5 Story #3: Chartalist or Modern Money view 6/3/2011 ORIGINS: not a market phenomenon  Predates markets and barter (barter is not an organizing economic principle)  Early forms of money - first evidence of writing and number  Money predates coinage by at least 3000 years. FUNCTIONS: primary – unit of account, secondary – store of value/medium of exchange/means of payment NATURE: a very specific social credit-debt relationship denominated in a state-administered unit of account  DEBT: Two-sided affair. Anyone can issue debt.  HIGHERARCHY OF MONEY: least to most acceptable debts. Most acceptable that of the state (delivers its own liability in final payment)  CREATURE OF THE STATE: state imposes a tax liability, determine what ‘thing’ will be used as payment and thus establishes the unit of account, markets adopt that ‘thing’ for transactions. GOVERNMENTS: central authorities, modern nation states (church, temple, king, priest)  Early penal system: to pay=to pacify, to make peace  Central price administration/internal accounting system in Mesopotamia  Key: non-reciprocal obligations to the authority CENTRAL AUTHORITY/GOVERNMENT  taxes/dues  unit of account  medium of exchange /means of payment  MARKETS 5

6 3 ontologies: Positivist 6/3/2011 Positivist ontology: “to BE is to be perceived” Reality is made up of unrelated, atomistic, isolated events that are observable Seeing is believing Scientist examines surface phenomena What cannot be observed cannot be studied and is denied ontological birthright Positivist science aims to uncover relationships among independent and atomistic events.  it posits a world of chaos but ties to discover order! 6

7 Positivist views of money 6/3/2011 Metalists conundrums?  Why does money exist and persist? existence: 1) money is a universal because rational agents use it; and 2) rational agents use it because it is universal.  Reducing transaction costs do not explain why all agents settle on a particular medium of exchange  NO DEFINITIVE PROPERTY, infinite regress, spontaneous choice is a theoretical necessity for this approach (hence the helicopter drop) No notice or explanation of the 1-nation 1 currency regularity:  OCA  EU (exception to the rule) Logically necessary vs. socially necessary relationships? Policy implications 7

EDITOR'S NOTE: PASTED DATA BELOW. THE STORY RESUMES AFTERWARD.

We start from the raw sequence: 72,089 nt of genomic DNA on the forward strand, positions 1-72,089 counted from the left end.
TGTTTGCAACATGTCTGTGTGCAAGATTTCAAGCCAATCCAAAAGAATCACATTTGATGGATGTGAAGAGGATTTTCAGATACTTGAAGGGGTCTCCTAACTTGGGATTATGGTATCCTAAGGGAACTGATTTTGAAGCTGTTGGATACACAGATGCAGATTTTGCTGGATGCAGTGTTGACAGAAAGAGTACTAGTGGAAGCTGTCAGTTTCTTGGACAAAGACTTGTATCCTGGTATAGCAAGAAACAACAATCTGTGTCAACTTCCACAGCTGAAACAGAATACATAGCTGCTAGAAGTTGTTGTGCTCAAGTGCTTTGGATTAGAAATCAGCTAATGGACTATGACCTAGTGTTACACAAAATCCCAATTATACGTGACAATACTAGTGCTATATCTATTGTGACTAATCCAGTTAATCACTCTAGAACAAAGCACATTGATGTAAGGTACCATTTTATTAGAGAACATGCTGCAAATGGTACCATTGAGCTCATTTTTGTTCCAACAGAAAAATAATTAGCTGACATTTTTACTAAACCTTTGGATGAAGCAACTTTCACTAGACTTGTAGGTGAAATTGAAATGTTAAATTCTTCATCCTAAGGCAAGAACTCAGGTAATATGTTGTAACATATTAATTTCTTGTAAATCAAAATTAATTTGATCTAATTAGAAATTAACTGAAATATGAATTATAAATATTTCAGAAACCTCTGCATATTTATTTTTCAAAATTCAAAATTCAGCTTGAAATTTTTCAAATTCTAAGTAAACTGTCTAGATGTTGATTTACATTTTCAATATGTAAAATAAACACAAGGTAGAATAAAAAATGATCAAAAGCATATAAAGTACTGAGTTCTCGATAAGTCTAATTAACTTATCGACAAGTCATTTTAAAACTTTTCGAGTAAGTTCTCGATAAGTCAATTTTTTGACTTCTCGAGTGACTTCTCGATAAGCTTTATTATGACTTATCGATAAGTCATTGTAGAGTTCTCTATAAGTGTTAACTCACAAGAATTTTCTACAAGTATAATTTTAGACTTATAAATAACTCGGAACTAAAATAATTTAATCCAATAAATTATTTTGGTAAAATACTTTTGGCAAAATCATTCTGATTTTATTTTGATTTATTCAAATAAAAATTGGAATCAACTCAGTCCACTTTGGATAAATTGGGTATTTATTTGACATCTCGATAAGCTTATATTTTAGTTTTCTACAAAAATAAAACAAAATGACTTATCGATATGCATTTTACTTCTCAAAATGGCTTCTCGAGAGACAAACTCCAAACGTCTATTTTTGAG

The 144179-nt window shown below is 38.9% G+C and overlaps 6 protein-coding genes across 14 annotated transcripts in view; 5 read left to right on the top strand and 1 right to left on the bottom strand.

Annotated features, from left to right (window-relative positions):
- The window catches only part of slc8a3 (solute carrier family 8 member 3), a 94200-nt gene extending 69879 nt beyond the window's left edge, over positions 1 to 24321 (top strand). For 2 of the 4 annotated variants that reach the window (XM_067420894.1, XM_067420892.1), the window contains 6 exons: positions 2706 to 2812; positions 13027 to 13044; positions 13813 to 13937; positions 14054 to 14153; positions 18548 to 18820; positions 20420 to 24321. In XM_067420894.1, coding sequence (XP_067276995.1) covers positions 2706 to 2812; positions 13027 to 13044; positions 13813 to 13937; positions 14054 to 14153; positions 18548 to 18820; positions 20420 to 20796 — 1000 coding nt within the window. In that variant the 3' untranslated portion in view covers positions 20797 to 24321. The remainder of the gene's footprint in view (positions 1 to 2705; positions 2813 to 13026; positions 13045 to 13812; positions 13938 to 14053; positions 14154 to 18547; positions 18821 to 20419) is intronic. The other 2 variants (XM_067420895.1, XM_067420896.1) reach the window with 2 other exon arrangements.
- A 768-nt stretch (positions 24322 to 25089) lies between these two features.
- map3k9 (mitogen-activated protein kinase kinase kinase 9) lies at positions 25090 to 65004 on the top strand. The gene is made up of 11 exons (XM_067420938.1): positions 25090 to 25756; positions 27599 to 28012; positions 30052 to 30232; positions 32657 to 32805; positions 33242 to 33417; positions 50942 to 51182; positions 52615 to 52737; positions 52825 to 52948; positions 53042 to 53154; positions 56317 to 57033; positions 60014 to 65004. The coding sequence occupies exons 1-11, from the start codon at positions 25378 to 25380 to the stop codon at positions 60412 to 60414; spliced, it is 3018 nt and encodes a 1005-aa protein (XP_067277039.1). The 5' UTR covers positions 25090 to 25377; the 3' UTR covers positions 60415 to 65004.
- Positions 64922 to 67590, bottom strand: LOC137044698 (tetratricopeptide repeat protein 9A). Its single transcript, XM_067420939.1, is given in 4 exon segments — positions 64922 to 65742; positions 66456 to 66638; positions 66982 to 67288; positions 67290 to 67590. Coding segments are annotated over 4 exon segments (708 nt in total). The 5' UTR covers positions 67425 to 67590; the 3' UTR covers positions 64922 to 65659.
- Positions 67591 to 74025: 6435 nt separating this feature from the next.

8 3 ontologies: Hermeneutics 6/3/2011 Hermeneutic ontology: “to BE is to be meaningful” To understand objects, their material existence is unimportant (which hermeneutist do not deny) but the meaning they carry Theories are culture specific. There is a social constitution of reality, but objects gain ontological significance only when they are integrated into the cultural universe. If there is no cultural context, for all practical purposes, the object itself does not exist Anthropomorphic approach  objects exist only if we are around to perceive them (as in positivism) or to endow them with meaning (as in hermeneutics) hermeneutic paradigm is self-referential; it has circular epistemology: the truth of a proposition refers to the proposition itself. Interpretation of an object’s meaning refers to the collective meaning society has endowed it with. 8